At least 10 years of monitoring needed where GMO seeds planted by mistake
EXCERPT: Peter Melchett, policy director of the Soil Association, told the Daily Mail that a GM rape seed experiment in Sweden some years ago was found to still have GM rape seed traces six years after being 'cleared' and added, “For that reason DEFRA need to advise that they will be monitoring where this GM seed was planted and checking it for at least ten years.”
Alarm as GM crops planted by mistake: Oilseed rape fields to be destroyed after they were contaminated with seed from France
By Christian Gysin
Daily Mail, 30 Oct 2015
* DEFRA made the recall announcement after GM Inspectorate's findings
* Unintended presence of GM seed in a batch of imported oilseed rape seed
* The fiasco meant that seed had been sown in a number of small sites
* Plots were used as trial areas for the registration of new plant varieties
Genetically modified oilseed rape plants and seed are to be destroyed after they were found to be among batches reportedly imported from France.
The Department for the Environment Food and Rural Affairs (DEFRA) made the recall announcement after their GM Inspectorate confirmed the unintended presence of GM seed in a batch of imported conventional oilseed rape seed.
The fiasco meant that seed had been sown in a number of small and unidentified experimental sites in both England and Scotland.
The plots were being used as trial areas for the official registration of new plant varieties and the GM seed was found after tests were carried out.
Defra’s GM Inspectorate (GMI) was told of the test results by a seed company and the firm has since confirmed that it will now be destroying all the affected plants.
Any seed from the same French batch is also being recalled with the GMI overseeing the same operation in England.
DEFRA also said that there was no risk to any adjacent crops or the wider environment as the plants that have grown from the affected seed would not be in flower until next Spring.
Rape seed is grown as a raw material for biodiesel, industrial oils and many lubricants and is also used as a source of cooking oil for the production of margarine.
However how and why the batch of GM rapeseed came from France remains a mystery.
Last night Peter Melchett, policy director of the Soil Association, told the Daily Mail that a GM rape seed experiment in Sweden some years ago was found to still have GM rape seed traces six years after being ‘cleared’ and added, "For that reason DEFRA need to advise that they will be monitoring where this GM seed was planted and checking it for at least ten years.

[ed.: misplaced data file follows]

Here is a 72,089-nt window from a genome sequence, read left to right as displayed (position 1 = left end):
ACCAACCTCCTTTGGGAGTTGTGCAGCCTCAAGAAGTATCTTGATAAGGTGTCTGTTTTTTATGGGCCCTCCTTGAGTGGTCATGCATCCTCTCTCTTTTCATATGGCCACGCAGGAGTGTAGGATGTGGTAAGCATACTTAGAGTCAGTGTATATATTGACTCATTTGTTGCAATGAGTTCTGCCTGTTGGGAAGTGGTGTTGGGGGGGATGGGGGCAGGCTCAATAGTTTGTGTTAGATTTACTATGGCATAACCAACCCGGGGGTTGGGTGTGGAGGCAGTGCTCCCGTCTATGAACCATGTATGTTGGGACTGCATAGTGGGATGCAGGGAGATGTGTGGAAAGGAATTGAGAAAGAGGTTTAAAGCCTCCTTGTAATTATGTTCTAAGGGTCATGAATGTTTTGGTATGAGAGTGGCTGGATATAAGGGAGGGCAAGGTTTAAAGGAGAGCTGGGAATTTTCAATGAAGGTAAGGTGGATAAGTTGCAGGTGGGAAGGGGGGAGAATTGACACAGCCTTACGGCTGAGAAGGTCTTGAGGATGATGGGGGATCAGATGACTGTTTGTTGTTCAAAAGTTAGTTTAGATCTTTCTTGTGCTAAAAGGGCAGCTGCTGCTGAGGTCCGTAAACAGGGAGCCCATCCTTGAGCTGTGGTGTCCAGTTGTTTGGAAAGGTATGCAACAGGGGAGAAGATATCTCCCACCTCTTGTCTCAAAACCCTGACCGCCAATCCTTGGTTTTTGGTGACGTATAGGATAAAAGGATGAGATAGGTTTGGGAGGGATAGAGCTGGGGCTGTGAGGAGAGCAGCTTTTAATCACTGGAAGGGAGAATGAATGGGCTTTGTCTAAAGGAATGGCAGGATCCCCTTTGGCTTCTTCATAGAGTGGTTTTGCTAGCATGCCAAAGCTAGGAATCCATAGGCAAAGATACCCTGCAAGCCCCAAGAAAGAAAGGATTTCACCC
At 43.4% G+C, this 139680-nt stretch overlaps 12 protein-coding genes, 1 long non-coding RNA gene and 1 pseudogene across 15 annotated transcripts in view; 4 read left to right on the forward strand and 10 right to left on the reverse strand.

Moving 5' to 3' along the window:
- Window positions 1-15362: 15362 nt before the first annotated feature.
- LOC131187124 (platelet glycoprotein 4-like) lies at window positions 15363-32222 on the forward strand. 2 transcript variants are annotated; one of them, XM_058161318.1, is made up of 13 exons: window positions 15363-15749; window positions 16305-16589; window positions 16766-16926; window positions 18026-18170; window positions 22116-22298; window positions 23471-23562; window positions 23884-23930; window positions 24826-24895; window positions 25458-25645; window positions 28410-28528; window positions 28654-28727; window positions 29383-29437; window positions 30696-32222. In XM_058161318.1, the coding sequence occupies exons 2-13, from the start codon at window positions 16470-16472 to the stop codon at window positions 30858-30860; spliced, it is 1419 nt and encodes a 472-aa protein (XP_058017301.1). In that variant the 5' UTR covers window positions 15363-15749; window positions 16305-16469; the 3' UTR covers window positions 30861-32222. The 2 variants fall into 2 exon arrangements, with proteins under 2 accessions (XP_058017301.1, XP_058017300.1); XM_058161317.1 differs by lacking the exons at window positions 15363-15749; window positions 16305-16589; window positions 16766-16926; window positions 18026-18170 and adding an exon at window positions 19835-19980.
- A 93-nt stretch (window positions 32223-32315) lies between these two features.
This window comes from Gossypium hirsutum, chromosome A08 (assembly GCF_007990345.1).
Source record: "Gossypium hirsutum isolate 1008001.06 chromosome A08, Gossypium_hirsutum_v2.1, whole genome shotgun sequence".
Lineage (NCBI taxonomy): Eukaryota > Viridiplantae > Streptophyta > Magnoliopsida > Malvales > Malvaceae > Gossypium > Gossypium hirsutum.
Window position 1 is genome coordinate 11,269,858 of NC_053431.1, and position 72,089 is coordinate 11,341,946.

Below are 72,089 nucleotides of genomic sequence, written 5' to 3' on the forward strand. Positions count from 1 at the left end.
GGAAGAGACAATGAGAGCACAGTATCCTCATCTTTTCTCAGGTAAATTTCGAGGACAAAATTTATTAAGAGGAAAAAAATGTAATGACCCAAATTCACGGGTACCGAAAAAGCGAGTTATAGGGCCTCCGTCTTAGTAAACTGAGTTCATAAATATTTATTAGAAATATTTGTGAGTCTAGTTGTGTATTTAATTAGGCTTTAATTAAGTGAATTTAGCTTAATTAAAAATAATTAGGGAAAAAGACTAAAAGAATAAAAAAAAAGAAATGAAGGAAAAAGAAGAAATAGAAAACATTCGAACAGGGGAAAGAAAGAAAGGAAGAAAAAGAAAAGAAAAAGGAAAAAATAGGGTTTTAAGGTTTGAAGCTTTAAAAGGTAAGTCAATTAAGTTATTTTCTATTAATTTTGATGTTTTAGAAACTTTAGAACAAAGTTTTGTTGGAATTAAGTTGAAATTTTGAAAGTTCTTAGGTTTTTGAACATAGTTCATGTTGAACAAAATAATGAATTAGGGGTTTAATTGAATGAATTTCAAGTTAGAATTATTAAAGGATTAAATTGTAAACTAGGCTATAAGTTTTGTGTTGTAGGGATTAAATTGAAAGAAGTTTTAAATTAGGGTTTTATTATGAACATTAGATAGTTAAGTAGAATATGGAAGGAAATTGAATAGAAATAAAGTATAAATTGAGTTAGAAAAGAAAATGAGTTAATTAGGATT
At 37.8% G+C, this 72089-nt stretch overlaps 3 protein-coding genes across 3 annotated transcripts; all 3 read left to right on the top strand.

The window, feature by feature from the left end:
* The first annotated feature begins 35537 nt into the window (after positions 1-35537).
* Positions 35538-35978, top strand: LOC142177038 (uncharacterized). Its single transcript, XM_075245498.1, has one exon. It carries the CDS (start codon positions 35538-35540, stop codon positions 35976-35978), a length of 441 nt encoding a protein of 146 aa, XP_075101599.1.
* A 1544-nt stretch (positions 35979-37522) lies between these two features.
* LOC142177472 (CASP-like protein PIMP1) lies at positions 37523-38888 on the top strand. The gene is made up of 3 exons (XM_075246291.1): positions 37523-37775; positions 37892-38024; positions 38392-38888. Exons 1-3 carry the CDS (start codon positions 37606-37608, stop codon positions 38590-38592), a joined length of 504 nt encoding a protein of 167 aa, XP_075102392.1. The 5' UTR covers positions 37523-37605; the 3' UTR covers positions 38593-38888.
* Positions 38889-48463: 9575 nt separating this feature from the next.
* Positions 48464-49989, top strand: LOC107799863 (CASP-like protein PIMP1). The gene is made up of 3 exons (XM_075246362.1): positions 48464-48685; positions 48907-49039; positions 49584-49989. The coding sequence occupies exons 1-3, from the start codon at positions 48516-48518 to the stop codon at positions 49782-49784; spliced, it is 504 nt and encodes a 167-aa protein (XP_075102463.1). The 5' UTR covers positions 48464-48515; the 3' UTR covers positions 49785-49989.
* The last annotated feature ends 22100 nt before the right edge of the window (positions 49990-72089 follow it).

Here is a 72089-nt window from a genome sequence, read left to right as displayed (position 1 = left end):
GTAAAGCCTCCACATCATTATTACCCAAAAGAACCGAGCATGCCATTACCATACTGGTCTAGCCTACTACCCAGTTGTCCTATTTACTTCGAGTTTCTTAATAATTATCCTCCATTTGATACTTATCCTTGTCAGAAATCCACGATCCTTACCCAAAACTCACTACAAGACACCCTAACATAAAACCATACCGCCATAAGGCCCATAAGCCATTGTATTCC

"The problem with GM is that the science is unpredictable and once genes have been affected and other items have been released into the environment you simply can’t recall them."
He added that in North America hundreds of thousands of dollars had been lost when long grain rice production was found to have been "infected" by unauthorised GM.
He added that a two thirds of the states within the EU have now reconsidered the GM issue and do not want GM crops – including Scotland, Wales, and Northern Ireland.
Last night Professor Huw Jones, head of Cereal Transformation Lab at Rothamsted (correct) Research , took a slightly different view. He said, "It is unfortunate that GM seeds have been found in a batch of imported conventional oil seed rape but this confirms that UK screening procedures are robust and this was identified at an early stage of cultivation to allow effective remedial actions to be taken."
Under the latest EU rules, GM crops must be formally authorised before they can be cultivated in the EU geographical area.
This directive gives member states and devolved administrations the power to make their own decisions on the cultivation of genetically modified organisms (GMOs) within their territory.
In recent years the GM industry has been accused of trying to promote GM crops as an answer to the global food crisis.
Opponents of GM crops maintain that the science is still too imprecise for the safe and consistent cultivation of GM crops. There have also been concerns over GM contaminating nearby organic plants and crops.
Last night Liz O’Neill, a Director of GM Freeze – a campaign group which calls for greater research into GM foods and new technology – said, "Incidents like this show that GM crops are a very real threat to conventional farming.
"Any hay fever sufferer can tell you how far that pollen would have spread if the GM plants had been allowed to flower.
"But the even bigger question is where the GM oil seed rape came from in the first place.
"It shouldn’t be growing in France either, so it’s clear that the only way to protect our right to choose GM free is to say no to GM on our farms in our food."